When you are writing a paper and using the American Psychological Association's style guide, you may run into difficulties with some citations. Citing most books is fairly straightforward, but the Bible and similar books can be quite another story. Trying to provide an author for this particular work might prove to be tricky, for example. Fortunately, APA style takes this into account and provides a set of guidelines specifically for citing the Bible and other classical works.
Include a parenthetical reference to the version of the Bible you are using the first time you cite it in your paper. You only need to include this the first time; after that, it is assumed that you are referring to the same version of the Bible.
Write out the chapters, verses or lines you are using if you are referring to a specific part of the Bible. Include these in your parenthetical reference immediately before the version, or work them into the text if you prefer. The APA style blog provides an example for each of these options: The Bible enumerates these virtues: “And now these three remain: faith, hope and love. But the greatest of these is love” (1 Cor. 13:1 New International Version). In 1 Cor. 13:1 (New International Version), the Bible states that of the three virtues of love, faith, and hope, love is the greatest.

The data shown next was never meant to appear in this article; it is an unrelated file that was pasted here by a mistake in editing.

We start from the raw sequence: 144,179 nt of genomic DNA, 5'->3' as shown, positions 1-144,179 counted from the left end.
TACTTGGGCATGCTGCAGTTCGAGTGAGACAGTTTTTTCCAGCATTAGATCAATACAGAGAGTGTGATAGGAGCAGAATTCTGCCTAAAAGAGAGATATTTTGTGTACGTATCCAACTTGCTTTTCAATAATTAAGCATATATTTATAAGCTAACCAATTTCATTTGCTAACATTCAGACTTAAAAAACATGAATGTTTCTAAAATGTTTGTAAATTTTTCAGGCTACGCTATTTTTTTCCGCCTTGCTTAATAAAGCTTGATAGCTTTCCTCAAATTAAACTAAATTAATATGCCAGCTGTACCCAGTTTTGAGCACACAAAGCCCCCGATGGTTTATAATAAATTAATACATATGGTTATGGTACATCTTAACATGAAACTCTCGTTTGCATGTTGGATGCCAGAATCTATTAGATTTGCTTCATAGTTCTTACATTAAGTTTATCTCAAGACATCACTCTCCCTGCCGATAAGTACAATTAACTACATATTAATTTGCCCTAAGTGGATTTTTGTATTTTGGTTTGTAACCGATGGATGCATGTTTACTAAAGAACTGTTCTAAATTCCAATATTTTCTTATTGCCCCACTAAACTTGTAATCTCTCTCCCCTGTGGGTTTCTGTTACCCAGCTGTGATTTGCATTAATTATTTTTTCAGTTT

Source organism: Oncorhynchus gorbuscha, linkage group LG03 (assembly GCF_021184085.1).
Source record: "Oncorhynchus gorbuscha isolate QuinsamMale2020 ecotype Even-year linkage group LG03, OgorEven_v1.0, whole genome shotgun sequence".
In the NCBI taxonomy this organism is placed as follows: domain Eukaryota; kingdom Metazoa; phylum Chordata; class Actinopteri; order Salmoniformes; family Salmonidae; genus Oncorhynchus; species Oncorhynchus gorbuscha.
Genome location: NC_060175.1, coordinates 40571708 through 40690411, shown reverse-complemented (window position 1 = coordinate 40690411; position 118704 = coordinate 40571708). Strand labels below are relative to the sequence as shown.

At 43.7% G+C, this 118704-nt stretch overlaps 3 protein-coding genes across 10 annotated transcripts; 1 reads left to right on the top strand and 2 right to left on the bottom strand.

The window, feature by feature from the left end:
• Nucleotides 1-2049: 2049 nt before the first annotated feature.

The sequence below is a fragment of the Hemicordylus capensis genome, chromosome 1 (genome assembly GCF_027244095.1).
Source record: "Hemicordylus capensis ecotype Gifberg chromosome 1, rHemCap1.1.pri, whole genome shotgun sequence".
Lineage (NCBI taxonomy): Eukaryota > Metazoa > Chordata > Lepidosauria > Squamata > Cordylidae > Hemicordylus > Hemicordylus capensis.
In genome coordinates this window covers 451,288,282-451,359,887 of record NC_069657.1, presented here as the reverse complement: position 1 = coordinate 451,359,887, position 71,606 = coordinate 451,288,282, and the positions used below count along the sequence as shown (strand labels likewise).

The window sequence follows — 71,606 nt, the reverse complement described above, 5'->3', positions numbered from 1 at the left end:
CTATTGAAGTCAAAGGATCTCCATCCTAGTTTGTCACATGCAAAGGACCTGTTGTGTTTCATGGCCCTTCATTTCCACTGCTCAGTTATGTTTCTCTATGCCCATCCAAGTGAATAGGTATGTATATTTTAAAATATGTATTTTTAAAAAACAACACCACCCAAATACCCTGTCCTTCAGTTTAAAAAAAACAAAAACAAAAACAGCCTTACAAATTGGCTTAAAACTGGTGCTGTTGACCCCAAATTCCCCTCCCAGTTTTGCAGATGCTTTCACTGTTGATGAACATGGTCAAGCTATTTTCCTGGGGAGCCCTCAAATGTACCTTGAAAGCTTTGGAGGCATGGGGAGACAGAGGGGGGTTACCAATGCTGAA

Leave the Bible out of your references list. This is one of the rare works that does not follow the typical APA style rule of including everything you cite in your reference list. Mentioning the version of the Bible in the text is considered enough identification.
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